No matter which direction careers or even someone’s life may take them, women who are graduates of the Royal Military College of Canada (RMC) have an undeniable bond forged in common experiences.
To foster this bond throughout their life transitions, Amanda Kalhous, a graduate of RMCC, founded the Women’s Mentoring Network of Canada (WMN) Canada. WMN Canada is a podcast about “ex-cadet women mentoring and building a community together.”
The hope is that this podcast can help others see what can come after military college and a career in the CAF.
“It’s the transition for people who are thinking about starting a family, thinking about changing careers or have already left the military and are trying to figure out what is their community. I’m trying to share different stories so that people can see that even though we have this same foundation of having gone to military college, where you take it, can be vastly different,” said Kalhous, a nine-year veteran of the Canadian Armed Forces.
Born From Connections
The idea for WMN Canada was born when Kalhous met Kate Armstrong in 2019, author of The Stone Frigate, a story about Canada’s first female cadets.
“What struck me from her book was that even though we’d graduated 10 years apart, there were a lot of things that had still been the same. When I was at military college, it just seemed normal to me that women were there and that it wasn’t this new thing. But reading Kate’s book, it was just interesting to see how some things had changed and how other things hadn’t changed at all. I started to think about all the women who had gone to RMC from Kate all the way through to present time,” Kalhous explained.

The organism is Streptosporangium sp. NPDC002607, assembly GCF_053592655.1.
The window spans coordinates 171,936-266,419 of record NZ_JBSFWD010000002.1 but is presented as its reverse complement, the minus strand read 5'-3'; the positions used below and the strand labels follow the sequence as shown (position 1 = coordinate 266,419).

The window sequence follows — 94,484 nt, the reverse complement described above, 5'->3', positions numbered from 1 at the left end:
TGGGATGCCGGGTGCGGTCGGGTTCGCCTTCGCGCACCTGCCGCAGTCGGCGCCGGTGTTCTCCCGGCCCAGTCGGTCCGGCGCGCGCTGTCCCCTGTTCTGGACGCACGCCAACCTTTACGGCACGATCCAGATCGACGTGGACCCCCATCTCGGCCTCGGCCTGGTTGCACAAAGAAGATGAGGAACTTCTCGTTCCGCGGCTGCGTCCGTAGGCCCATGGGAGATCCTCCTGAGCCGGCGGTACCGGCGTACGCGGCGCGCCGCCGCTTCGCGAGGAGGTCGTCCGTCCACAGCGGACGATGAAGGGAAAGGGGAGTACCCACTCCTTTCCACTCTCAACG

As she continued to think about all the women who attended RMC, she noticed that even though there is an ex-cadet club, there wasn’t anything connecting these women. “I felt like it was something missing,” she said.
All of this coupled together led to her finding WMN Canada.
Empowering Female Guests
In her podcast, she is also working towards building a network for people to learn and grow from the experience of others.
When finding guests for the podcast, Kalhous would initially call people she knew and then received connections from friends of friends. This year she has help from Helga Rausch, RMC graduate, and veteran, to bring new people onto the podcast to expand it beyond her one degree of separation. So far, the show has seen 32 guests.
One notable guest featured on WMN Canada was Rosemary Park, one of the first female ROTP candidates. Unfortunately, since she went to university in 1972, there was no opportunity to go to RMC.
“It was interesting to hear about her story and her service,” Kalhous commented.
The latest episode features Maj. Heather Reibin, a graduate of RMC from the class of 2005. She completed her degree in Chemical Engineering and now serves as a Combat Engineer for the Army. Heather’s career has taken her from West to East, and she is currently based in Ottawa as Staff Officer to the Army Commander.
The Ins & Outs
Kalhous asks her guests questions about their time at RMC, leading up to and after graduation. She also asks them to share any advice they may have about transitions, careers, or anything else. Since not everyone she interviews is actively working right now, she says it makes for an interesting listen.
Doing this podcast, Kalhous says, has been an amazing experience.
“I think it’s filled a gap that I felt going through my own career, especially as I transitioned from being a serving member to being a civilian. You feel like you lose a bit of your identity because often our identity can be tied to our employment,” she explained.
When asked why people should tune in to the podcast, she said, “There’s something to be taken away from everyone that comes on the show, whether it’s someone like Charity Weedon who’s gone on to be Vice President, Global Space Policy, Astroscale US; or my classmate Josée St-Pierre who makes cakes for the Wishes Foundation,” she continued, “The thing that I found is that service is what is really at the core of why all these women joined and went to military college, and that doesn’t tend to end when their military career ends.”